Carlsberg has announced that CEO Cees ’t Hart is to retire and will leave the Danish group “by the end of Q3 2023 at the latest”.

’t Hart steps down after eight years at the helm and after the company last month reported all-time high revenues of DKK70.3bn (US$10.07bn) and operating profit of DKK11.5bn in its latest financial results.

The Tuborg brewer said a search for his successor was “ongoing” with a further announcement to be made “in due course”.

’t Hart joined Carlsberg from dairy major FrieslandCampina in 2015 and was tasked with improving the Somersby maker’s fortunes in eastern Europe, including Russia. Prior to the country’s invasion of Ukraine, Russia accounted for 10% of Carlsberg’s revenues and 6% of its operating profits in 2021.

Henrik Poulsen, the chair of Carlsberg’s supervisory board, said: “Cees ’t Hart has delivered remarkable results during his time at Carlsberg. Cees has been a catalyst for performance, achieving excellent results and a true leader, ensuring the successful strategic transformation of the Carlsberg Group.

“Under his leadership, the group has navigated significant challenges, including the difficult Covid-19 years, the war in Ukraine and the ongoing sale of the Russian business.

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“Cees leaves behind a purpose-led and performance-driven company with solid strategic, financial, organisational and societal health. On behalf of the supervisory board, I thank Cees for his extraordinary contribution to Carlsberg and wish him the very best for the future.”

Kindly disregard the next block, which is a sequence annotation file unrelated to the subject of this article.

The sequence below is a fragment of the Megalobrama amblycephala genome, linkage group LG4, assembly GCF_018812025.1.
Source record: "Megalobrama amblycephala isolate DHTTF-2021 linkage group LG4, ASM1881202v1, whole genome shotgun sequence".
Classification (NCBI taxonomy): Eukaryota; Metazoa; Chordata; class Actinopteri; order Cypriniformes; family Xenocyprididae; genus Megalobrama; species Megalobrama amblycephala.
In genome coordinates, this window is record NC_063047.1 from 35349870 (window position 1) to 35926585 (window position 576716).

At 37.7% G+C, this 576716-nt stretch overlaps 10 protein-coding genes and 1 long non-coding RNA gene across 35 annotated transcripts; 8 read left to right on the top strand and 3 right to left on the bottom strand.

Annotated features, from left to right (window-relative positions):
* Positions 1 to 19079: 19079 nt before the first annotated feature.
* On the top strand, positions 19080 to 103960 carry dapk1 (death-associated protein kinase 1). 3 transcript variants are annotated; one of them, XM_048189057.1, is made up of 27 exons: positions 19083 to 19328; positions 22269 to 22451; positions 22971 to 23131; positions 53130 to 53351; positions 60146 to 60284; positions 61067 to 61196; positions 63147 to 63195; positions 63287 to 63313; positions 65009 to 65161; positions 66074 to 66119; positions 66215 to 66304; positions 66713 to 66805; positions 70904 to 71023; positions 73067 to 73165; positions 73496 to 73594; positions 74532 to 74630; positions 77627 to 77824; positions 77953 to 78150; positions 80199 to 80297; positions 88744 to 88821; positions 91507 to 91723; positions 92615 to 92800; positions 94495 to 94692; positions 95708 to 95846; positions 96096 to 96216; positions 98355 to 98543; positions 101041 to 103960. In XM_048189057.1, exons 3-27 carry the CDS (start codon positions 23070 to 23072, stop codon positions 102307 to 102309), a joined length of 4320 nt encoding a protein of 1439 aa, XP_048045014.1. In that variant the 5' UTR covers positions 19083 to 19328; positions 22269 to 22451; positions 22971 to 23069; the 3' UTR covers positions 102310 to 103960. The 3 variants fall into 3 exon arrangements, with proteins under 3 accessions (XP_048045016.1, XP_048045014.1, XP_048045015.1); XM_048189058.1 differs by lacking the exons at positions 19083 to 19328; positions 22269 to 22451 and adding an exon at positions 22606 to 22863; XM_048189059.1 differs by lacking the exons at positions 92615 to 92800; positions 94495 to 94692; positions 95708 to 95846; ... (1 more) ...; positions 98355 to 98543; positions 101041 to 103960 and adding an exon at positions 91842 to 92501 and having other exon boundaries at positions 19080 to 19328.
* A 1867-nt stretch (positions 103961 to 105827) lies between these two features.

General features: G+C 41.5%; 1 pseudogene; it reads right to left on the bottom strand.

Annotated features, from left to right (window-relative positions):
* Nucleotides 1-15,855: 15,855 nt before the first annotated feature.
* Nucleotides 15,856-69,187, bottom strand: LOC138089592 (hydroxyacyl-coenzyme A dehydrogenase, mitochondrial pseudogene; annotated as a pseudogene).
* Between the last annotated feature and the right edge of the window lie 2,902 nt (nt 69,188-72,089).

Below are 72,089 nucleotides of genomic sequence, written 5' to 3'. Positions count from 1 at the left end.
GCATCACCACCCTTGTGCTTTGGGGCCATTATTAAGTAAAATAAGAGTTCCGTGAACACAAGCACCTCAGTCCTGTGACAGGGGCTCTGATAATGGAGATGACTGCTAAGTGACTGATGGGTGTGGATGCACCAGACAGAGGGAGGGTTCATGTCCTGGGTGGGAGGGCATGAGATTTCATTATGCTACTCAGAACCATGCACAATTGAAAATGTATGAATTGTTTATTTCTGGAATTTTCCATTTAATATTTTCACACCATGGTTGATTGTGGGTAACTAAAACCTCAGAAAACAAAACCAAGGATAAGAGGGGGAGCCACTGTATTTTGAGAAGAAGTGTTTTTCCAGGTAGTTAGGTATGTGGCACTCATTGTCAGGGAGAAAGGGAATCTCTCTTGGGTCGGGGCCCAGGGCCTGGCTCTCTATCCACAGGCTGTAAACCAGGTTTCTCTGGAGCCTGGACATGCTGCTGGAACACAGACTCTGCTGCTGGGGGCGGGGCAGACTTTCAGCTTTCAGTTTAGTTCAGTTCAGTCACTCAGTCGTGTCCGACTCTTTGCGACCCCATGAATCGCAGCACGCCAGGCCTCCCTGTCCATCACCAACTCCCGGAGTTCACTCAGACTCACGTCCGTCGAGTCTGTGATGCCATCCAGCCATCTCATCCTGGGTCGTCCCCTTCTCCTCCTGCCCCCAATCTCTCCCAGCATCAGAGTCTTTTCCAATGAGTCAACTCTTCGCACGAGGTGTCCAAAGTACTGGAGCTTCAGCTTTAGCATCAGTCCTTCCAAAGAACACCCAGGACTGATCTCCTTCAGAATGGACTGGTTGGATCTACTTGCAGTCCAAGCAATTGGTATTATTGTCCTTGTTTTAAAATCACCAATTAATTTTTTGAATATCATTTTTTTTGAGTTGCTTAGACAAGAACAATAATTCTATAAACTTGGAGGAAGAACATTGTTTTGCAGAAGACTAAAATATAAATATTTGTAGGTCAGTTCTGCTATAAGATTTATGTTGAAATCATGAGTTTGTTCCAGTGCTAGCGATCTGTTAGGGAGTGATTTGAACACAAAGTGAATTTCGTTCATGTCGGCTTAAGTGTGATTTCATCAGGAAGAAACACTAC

’t Hart added: “It has been a privilege leading Carlsberg the past eight years. I’m immensely proud of the organisation and the results we as a team have achieved.

“Staying on board for another half a year will allow me and the team to continue delivering on our challenging plans for 2023 and accomplishing the sale of the Russian business before the summer. Thereafter, I’ll focus on some interesting non-executive roles.

’t Hart’s departure is the third top table exit at Carlsberg in the space of a year, with former chair Flemming Besenbacher retiring in March 2022, and ex-CFO Heine Dalsgaard departing in December.

In a note to clients, AllianceBernstein analyst Trevor Sterling said the decision of ’t Hart, who turns 65 this year, to retire “should not be a big surprise”.

“We thought he might stay on to the end of the year to give the new CFO Ulrica Fearn a bit more time to settle in but he is leaving by the end of Q3 2023 at the latest,” Sterling noted. “So this is likely a big vote of confidence in her ability and how well she has settled in.”

Sterling put forward the name of Graham Fewkes, Carlsberg’s executive vice-president for western Europe, as a possible candidate to replace ’t Hart.

“There is no comment on who might succeed Cees… Some may interpret this as ‘lacking a succession plan’,” he said. “We see it slightly differently. In our view, Graham Fewkes, former head of Asia and currently running western Europe is a very strong internal candidate.

“However, Carlsberg also need to do due diligence on external candidates and, as soon as one goes external, word leaks out. Hence, the pre-emptive announcement.”

Last month, Carlsberg said it expects to have found a buyer for its Russian business by June. The brewer added it hopes to include a possible buyback clause for the unit in the future.

From February 2022 – Just Drinks speaks to Carlsberg CEO Cees ‘t Hart